"Of all national assets, archives are the most precious:
they are the gift of one generation to another,
and the extent of our care of them marks the
extent of our civilization." Arthur Doughty.

About Us

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San Juan Islands, Washington State, United States
A society formed in 2009 for the purpose of collecting, preserving, celebrating, and disseminating the maritime history of the San Juan Islands and northern Puget Sound area. Check this log for tales from out-of-print publications as well as from members and friends. There are circa 500, often long entries, on a broad range of maritime topics; there are search aids at the bottom of the log. Please ask for permission to use any photo posted on this site. Thank you.

30 July 2015


Old sternwheelers churn Elliott Bay.
US Army Corps W.T. PRESTON, right 
powered past the SKAGIT BELLE, center and the 
SKAGIT CHIEF to take the lead and win the 3-mi race.
The course of the Seafair event ran from Magnolia bluff
to the foot of Lenora St. 
The race was sponsored by the
Puget Sound Maritime Historical Society
Photograph by Larry Dion.
Original from the archives of S.P.H.S.©

Best of all this photo depicts 
the designer, Ted O. Jones;
the builder, the Anchor Jensen;
the driver, Stanley S. Sayres;
the second year of the Seattle SeaFair, 1950.
Original photo from the archives of S.P.H.S.©

King Neptune, E. L. Blaine, Jr.
 gets a royal reception, as he steps ashore 
from the yacht GRACIE S to take over
Seattle for the Seafair.
He was given a king salmon by Joan Knutson,
representing Ballard.

L-R: Ray Lichtenberger, holding the salmon,
Mayor Allan Romeroy, in background,
King Neptune, holding Joan,
Rack Eckmann, first prime minister of Seafair,
Vic Rebel, King Neptune, and Willis Camp, 1952 prime minister.
British Cruiser SUPERB,
Pier 91, Seattle, WA.
Original photo dated 1955

from the archives of the S.P.H.S.
Visitors streamed aboard the British cruiser at Pier 91 that year as the SUPERB and 12 ships of the USN were opened for Seattle inspection. Another major attraction was the US aircraft carrier MIDWAY. With them on display were the destroyer escorts BRANNON, GILLIGAN, ROMBACH, JOHNSON, NICKEL, GRADY, WELDEN, GOSS and BUTLER with minesweepers REDSTART and DEXTROUS. Crew members were the guides aboard their ships.
Text from the Seattle Times, 31 July 1955.

Third Lake Bridge 1964
The first symptom of the annual malady on Lake Washington–
hydroplane fever––was detected at Mt. Baker as men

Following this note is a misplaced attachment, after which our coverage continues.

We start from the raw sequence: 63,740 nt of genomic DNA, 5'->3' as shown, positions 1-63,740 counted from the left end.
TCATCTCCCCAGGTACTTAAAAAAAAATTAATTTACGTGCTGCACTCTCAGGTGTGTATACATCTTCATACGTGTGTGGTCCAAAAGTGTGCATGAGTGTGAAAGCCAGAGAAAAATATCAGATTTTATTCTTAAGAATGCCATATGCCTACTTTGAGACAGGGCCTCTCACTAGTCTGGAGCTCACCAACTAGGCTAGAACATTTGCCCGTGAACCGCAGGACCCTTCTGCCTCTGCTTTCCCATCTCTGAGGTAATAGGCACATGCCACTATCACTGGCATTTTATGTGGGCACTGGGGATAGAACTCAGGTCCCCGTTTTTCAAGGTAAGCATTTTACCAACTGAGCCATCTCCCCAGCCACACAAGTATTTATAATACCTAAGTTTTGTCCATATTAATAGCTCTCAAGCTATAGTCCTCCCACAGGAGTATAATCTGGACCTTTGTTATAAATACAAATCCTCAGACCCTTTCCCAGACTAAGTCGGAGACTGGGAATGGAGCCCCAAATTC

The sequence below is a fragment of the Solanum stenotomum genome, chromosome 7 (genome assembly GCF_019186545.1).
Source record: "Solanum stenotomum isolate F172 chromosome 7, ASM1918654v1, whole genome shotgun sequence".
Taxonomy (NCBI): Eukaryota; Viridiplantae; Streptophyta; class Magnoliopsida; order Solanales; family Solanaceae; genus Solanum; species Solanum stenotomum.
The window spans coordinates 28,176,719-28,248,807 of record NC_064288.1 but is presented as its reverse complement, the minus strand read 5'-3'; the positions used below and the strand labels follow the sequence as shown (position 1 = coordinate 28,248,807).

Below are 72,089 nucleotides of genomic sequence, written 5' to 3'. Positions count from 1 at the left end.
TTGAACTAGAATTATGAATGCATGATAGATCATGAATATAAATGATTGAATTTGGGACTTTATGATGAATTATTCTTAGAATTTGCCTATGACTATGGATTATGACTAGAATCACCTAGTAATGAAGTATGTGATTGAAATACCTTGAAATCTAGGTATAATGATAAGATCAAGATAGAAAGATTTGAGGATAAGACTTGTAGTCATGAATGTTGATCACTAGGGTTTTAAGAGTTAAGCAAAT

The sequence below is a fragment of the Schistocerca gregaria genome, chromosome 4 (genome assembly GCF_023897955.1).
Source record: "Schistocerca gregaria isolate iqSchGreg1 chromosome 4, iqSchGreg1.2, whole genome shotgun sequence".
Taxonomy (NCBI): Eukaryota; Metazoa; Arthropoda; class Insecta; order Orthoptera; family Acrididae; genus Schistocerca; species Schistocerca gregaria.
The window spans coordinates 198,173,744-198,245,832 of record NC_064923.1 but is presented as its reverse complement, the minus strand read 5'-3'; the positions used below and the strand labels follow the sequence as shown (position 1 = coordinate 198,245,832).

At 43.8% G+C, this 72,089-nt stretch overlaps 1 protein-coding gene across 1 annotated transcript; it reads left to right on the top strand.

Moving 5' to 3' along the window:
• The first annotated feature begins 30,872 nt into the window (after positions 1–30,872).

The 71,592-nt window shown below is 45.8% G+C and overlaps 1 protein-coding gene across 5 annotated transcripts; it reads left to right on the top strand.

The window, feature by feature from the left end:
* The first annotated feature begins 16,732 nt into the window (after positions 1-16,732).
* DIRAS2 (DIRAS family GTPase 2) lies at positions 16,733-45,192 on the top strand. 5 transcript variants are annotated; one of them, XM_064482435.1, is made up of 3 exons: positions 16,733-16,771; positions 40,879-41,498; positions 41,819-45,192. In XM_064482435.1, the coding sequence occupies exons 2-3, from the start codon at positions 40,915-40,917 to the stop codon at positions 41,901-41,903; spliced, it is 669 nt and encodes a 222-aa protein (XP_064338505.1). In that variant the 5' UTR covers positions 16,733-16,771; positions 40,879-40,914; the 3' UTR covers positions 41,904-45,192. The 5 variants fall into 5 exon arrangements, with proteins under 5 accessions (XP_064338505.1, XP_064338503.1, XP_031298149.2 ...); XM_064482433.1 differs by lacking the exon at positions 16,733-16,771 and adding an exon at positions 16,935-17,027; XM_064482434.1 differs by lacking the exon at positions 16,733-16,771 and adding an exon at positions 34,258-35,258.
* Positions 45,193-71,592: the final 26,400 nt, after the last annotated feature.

from the 554th Engin. Co at Fort Lewis built a 472-ft floating
span from the Stan Sayres Memorial Pits to the official barge.
The Army brought half pontoons and decking from Fort Lewis
in several heavy trucks and six trailers.
Thirty-five men assembled the span in five hours.
At left, a USCG buoy tender marked the course for
the Seafair Trophy Race of 9 August 1964.
Photo by Bruce McKim on 30 July 1964
Original photo from the archives of S.P.H.S.©

Army engineers push a section towards
the bridge already installed.

Photo date verso, 29 July 1965.
Original photo from the archives of the S.P.H.S.©

Army engineers constructed the bridge from the shore of Lake Washington to the official barge near the Stan Sayres Memorial Park, the site where the unlimited hydroplanes would begin the build-up for the Gold Cup.

Honorary Marshal Joshua Green
(c. 1870-1975)
SeaFair, Seattle, WA. 1967.
Original photo from the archives of S.P.H.S.©

Long on years but high on Seafair enthusiasm, Joshua Green appeared in a new role as honorary marshal of the Torchlight Parade. Green took to the honor like a duck takes to Lake Washington in parts uncharted by hydroplanes. "Tip top!" Green cried on learning of the choice.
      Promptly, Green slipped into a Seafair Commodores' jacket, temporarily discarded his hard-brim sailor straw in favor of a Commodore cap and saluted Seafair and all Seattle in his new role.
      Honorary chairman of the board of Peoples National Bank of Washington, a golfer, a pheasant-and-duck hunter, a brisk man for all his 97 years. Green said of his appointment:
      "It fits me like the paper on the wall. It's a very nice thing, but I don't think I rate it. My steamboating days make me just right for this Seafair job––right out of my Seafair book. Great cities have great festivals––New Orleans has its Mardi Gras, and Seattle has its Seafair. My steamboating fits me for Seafair; my banking fits me for Seafair, for it pours money into the city at this season, and that makes for more prosperity.
      Green saluted in front of the Neal Ordayne portrait of him that hangs in the Green home. He grinned as he struck a pose for the new role. 
      "Reckless abandon," Green said impishly.
Above text by Robert Heilman for the Seattle Times, 31 July 1967

Boats of all shapes and sizes moored at the log boom
to watch the hydros on Lake Washington
This day 3 August 1986 with photo by freelancer,
James Robert Zebroski

Original photo from the archives of S.P.H.S.©

Log boom spectators 
watching the Blue Angels, 1986.
Race course for the hydroplane races,
Lake Washington, Seattle, WA.

Click to enlarge.
Photo by Greg Gilbert.
from the archives of the S.P.H.S.

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